Sometimes I wish I could believe in god (light depression)
Post Reply
 
Thread Rating:
  • 0 Votes - 0 Average
  • 1
  • 2
  • 3
  • 4
  • 5
06-03-2017, 01:33 AM
RE: Sometimes I wish I could believe in god (light depression)
I'm very sorry for your loss, and for all you've been through. You're brave to share all of this.

I have been depressed for a long time now so you have my sympathies. I hope you can find some support here that will make it a little easier.

You're right, you can't make yourself believe stuff, even if you want to. You can lie to yourself, but it's ultimately pointless. I indulge myself in fantasy worlds to make life easier, and I pretend they are real, even though I know they are not. We all just have to find ways of coping.

Personally, it would make me more depressed if I really thought a higher being was "in charge", because of the awful job they would be doing.

I have a website here which discusses the issues and terminology surrounding religion and atheism. It's hopefully user friendly to all.
Visit this user's website Find all posts by this user
Like Post Quote this message in a reply
[+] 1 user Likes Robvalue's post
06-03-2017, 09:15 AM
RE: Sometimes I wish I could believe in god (light depression)
(05-03-2017 09:45 PM)Jay Vogelsong Wrote:  I personally find that a lot of grief comes down to survivor's guilt. I find it helpful to consider that life and death are terribly arbitrary, that to be alive at all is winning a highly improbable lottery, and that we will all die soon enough too. That way I can relate to the deceased properly.
Survivor's guilt is in the mix, more for some than for others, but let's face it, to the extent the person was a part of your daily life, you experience a terrible and unwanted change in your daily life, or as they say, in your "normal" -- you have an unasked-for "new normal". That's the core of grief.

The speed with which you accept the new normal and the degree of the change is what makes grief more complicated. Losing my adult son when he was 30 was entirely different than it would have been losing him at age 10 or even 20, and in turn that was different from losing my wife because she was an integral part of every minute of my daily existence and my son had his own life, and we had lunch together more or less weekly. Other variables include whether the death was part of a generally expected story arc, that is, whether the person dies of old age in their sleep at age 90 or in a terrible accident fully awake at 18.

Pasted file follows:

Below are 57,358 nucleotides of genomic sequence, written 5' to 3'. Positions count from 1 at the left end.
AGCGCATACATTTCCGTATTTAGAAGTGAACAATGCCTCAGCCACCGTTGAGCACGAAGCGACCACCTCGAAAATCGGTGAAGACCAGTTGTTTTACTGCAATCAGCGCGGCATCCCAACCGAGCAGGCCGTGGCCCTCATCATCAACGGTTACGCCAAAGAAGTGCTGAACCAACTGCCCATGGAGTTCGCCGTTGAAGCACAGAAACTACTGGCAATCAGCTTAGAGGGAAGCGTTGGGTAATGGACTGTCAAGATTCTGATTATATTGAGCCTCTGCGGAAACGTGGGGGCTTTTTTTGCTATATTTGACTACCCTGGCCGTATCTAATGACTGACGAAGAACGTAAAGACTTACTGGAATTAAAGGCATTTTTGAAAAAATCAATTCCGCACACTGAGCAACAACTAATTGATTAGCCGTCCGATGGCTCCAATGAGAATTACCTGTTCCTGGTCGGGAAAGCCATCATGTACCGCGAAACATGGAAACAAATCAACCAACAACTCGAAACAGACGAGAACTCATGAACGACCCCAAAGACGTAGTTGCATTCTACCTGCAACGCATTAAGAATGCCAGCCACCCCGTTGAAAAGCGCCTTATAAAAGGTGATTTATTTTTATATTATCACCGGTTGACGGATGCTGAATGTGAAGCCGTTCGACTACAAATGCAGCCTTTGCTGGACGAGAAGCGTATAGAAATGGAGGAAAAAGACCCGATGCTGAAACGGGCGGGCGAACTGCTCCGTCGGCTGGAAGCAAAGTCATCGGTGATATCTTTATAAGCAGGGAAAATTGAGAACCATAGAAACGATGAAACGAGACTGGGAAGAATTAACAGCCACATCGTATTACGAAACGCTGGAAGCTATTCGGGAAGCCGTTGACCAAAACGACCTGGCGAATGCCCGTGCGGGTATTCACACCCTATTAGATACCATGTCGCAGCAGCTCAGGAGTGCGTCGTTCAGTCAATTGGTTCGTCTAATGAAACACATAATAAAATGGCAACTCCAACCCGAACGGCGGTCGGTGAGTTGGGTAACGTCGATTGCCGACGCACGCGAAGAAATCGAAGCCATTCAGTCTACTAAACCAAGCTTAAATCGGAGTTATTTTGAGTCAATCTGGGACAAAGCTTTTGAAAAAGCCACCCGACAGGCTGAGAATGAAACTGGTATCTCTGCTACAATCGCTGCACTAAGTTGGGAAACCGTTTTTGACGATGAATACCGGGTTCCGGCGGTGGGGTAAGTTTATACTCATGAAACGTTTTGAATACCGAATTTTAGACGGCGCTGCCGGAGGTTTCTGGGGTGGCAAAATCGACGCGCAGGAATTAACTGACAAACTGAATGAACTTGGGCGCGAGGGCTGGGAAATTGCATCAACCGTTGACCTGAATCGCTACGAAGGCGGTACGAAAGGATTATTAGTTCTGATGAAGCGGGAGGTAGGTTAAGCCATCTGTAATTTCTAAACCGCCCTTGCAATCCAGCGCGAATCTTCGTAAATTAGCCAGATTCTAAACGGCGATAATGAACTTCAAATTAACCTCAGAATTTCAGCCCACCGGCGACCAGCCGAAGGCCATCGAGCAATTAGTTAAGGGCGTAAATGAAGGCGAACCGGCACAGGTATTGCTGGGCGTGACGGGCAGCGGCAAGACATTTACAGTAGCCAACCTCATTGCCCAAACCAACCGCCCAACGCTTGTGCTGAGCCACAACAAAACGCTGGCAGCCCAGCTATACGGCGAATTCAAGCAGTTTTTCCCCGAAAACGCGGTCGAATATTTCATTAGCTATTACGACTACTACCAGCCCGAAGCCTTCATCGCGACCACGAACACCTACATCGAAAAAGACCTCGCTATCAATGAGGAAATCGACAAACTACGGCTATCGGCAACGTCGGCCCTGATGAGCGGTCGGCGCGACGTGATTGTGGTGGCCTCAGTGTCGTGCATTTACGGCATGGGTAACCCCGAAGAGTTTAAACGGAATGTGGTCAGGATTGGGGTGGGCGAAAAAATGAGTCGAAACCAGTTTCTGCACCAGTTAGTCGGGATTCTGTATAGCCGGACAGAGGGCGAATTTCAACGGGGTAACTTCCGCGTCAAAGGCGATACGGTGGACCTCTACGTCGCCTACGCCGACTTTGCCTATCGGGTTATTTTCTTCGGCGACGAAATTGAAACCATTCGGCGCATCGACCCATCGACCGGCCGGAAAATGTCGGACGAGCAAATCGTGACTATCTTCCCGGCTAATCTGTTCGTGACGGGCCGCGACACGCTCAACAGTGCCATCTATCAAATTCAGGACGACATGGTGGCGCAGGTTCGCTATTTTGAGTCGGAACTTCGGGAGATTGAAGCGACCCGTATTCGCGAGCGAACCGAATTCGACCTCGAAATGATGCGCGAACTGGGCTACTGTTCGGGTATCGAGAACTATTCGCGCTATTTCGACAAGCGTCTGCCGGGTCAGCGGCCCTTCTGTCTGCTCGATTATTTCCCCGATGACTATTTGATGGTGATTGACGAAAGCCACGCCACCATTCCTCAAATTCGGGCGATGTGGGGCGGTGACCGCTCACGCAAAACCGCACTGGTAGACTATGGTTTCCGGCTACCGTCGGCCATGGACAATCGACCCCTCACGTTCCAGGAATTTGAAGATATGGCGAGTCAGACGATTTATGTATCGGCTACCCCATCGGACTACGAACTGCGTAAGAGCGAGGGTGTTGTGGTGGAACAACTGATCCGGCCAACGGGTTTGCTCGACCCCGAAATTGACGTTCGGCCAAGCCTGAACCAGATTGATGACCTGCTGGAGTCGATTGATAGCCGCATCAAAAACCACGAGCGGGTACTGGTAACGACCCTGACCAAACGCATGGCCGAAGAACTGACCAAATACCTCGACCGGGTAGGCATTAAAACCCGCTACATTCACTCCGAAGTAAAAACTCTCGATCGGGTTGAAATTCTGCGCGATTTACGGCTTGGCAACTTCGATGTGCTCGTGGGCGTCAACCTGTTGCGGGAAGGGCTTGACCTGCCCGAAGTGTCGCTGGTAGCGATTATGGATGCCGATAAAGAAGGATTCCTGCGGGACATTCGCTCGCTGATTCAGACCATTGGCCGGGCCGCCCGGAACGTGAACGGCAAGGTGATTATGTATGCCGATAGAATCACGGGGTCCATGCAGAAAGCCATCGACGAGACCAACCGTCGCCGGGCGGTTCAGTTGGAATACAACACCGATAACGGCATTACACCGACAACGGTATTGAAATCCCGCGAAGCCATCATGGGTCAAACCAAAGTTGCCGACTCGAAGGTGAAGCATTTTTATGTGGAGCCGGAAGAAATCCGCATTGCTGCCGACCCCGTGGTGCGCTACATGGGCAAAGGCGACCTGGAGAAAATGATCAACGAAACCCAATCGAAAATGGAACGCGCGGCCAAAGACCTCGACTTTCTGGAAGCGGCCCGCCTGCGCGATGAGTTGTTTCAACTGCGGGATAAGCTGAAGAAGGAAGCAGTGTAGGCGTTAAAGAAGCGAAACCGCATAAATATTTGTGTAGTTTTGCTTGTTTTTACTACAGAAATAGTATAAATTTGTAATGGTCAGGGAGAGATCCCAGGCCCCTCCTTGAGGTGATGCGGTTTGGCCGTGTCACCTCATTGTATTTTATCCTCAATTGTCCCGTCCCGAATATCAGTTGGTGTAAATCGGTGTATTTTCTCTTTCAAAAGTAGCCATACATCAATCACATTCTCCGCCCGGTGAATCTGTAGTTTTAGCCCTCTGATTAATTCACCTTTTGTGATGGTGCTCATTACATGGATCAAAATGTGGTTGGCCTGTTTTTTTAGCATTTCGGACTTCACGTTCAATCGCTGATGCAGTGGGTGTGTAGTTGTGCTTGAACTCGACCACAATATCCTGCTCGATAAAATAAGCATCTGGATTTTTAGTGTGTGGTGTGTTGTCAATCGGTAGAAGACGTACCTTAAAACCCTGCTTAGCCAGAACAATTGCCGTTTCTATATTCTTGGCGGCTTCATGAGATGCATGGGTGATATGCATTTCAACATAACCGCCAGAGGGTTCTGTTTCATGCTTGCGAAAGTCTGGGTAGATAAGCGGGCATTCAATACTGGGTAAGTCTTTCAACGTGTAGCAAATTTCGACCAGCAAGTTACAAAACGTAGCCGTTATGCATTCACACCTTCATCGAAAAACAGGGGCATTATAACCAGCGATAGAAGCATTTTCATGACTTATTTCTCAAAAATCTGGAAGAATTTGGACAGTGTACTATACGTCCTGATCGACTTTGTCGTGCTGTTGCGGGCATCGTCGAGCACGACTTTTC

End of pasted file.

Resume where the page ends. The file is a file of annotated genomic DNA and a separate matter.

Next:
I don't recall survivor's guilt being a significant factor in any of my losses, and I wouldn't assume it's a factor for everyone every time. I think it would be necessary for the survivor to have real or perceived unfinished business with the deceased, for there to be survivor's guilt. I have lost enough loved ones that I've learned to keep short accounts and assume any day could be The Day.
Find all posts by this user
Like Post Quote this message in a reply
[+] 1 user Likes mordant's post
06-03-2017, 09:26 AM
RE: Sometimes I wish I could believe in god (light depression)
(06-03-2017 09:15 AM)mordant Wrote:  I have lost enough loved ones that I've learned to keep short accounts and assume any day could be The Day.

I agree with this. I have seen way too many people die in (sometimes) the most unfortunate ways. Death is just a part of life and I've always maintained that we are not guaranteed tomorrow (or the rest of this day if I'm honest). Make the most of each day that we have on this planet and enjoy every part that you can. Hold your friends and family close. You never know when the inevitable is going to happen and it will happen. It's just a matter of when?

I get to decide what my life looks like, not the other way around.
Find all posts by this user
Like Post Quote this message in a reply
[+] 1 user Likes RearViewMirror's post
06-03-2017, 11:40 AM
RE: Sometimes I wish I could believe in god (light depression)
(06-03-2017 09:15 AM)mordant Wrote:  I don't recall survivor's guilt being a significant factor in any of my losses, and I wouldn't assume it's a factor for everyone every time. I think it would be necessary for the survivor to have real or perceived unfinished business with the deceased, for there to be survivor's guilt.

My parents lived over a thousand miles away and were never good at discussions. My father was uncomfortable unless he was lecturing people and my mother was always trying to smooth things over for him. So yes, I had unfinished business with both when they died. It couldn't have been otherwise.

In contrast, my mother-in-law lived next door, and I have no feelings of guilt associated with her death. My wife and I helped her out for years, which made it easier in the end.
Find all posts by this user
Like Post Quote this message in a reply
[+] 1 user Likes Thoreauvian's post
06-03-2017, 12:00 PM
RE: Sometimes I wish I could believe in god (light depression)
(06-03-2017 11:40 AM)Jay Vogelsong Wrote:  
(06-03-2017 09:15 AM)mordant Wrote:  I don't recall survivor's guilt being a significant factor in any of my losses, and I wouldn't assume it's a factor for everyone every time. I think it would be necessary for the survivor to have real or perceived unfinished business with the deceased, for there to be survivor's guilt.